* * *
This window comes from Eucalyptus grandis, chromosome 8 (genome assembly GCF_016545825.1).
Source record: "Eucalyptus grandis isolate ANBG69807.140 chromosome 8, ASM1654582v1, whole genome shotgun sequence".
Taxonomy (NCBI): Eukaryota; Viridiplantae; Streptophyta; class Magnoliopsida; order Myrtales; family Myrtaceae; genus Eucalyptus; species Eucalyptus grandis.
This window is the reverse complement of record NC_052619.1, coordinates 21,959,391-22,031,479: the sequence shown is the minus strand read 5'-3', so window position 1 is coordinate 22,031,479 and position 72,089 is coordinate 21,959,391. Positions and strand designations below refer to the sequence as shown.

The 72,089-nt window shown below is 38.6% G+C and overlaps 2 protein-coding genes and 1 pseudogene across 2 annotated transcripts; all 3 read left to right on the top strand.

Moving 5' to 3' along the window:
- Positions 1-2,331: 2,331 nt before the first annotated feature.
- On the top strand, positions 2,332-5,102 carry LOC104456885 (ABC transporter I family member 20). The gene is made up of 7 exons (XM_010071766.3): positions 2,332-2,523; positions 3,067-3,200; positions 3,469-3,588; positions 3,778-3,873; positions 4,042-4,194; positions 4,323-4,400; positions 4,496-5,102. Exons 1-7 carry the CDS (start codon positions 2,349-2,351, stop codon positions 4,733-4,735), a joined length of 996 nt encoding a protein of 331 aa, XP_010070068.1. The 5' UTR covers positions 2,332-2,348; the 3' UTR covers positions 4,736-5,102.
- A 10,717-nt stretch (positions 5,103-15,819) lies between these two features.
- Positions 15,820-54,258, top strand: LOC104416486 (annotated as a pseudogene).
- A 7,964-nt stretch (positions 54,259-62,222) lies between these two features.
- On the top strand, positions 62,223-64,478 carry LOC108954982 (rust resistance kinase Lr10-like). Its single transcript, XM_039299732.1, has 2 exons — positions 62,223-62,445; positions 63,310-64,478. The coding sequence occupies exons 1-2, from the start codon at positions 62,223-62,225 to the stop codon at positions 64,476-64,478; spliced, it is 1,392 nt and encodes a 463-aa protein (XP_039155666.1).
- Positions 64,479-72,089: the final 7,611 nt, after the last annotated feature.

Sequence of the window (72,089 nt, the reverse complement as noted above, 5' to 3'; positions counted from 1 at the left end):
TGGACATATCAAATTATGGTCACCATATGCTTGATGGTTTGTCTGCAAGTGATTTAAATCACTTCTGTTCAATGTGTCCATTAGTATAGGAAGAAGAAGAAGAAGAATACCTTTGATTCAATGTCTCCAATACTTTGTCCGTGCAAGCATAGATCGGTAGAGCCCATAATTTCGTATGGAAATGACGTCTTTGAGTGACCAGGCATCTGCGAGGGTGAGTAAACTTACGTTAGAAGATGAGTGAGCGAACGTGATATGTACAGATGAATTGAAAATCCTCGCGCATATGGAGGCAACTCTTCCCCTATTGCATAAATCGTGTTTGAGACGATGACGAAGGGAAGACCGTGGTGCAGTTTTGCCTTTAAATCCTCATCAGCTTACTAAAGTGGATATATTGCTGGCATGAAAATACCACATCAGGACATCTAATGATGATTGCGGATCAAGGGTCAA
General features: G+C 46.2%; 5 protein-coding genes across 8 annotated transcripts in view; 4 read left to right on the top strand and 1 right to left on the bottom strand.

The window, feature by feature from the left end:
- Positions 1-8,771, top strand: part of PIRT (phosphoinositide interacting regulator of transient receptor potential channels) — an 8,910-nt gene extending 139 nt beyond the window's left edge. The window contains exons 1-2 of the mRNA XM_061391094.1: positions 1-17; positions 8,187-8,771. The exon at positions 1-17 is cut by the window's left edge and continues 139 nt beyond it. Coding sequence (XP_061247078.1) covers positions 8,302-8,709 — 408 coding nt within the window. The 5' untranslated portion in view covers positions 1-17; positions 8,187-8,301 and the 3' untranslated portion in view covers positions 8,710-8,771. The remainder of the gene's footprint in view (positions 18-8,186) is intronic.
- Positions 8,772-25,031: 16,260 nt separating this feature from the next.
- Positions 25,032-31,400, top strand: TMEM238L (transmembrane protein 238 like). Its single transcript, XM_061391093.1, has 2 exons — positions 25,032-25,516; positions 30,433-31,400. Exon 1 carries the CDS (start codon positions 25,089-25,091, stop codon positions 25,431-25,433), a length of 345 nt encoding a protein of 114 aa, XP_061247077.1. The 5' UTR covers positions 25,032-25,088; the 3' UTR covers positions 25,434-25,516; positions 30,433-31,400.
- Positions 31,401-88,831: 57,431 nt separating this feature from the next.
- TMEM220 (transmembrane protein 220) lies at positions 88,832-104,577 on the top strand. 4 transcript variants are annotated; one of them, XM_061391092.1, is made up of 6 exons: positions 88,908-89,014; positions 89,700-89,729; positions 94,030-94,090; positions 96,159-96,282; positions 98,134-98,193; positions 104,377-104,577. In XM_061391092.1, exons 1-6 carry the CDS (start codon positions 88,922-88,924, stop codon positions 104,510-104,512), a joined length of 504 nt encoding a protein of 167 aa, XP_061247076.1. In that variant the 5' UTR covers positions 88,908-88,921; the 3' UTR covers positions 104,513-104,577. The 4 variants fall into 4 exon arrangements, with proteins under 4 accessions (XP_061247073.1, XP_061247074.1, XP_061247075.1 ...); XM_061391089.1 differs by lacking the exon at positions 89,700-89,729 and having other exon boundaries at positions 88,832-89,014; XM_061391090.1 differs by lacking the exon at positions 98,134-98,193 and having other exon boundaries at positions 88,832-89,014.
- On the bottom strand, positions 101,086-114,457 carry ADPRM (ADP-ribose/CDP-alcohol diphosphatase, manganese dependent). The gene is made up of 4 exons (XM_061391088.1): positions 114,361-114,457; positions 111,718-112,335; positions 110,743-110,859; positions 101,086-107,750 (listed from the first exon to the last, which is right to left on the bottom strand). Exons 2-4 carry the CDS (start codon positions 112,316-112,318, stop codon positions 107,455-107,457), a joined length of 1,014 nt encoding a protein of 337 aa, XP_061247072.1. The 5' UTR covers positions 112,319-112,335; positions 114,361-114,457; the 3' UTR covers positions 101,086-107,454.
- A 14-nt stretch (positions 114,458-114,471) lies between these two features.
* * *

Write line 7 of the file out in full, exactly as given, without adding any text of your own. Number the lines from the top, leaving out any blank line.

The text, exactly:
- Positions 1-2,331: 2,331 nt before the first annotated feature.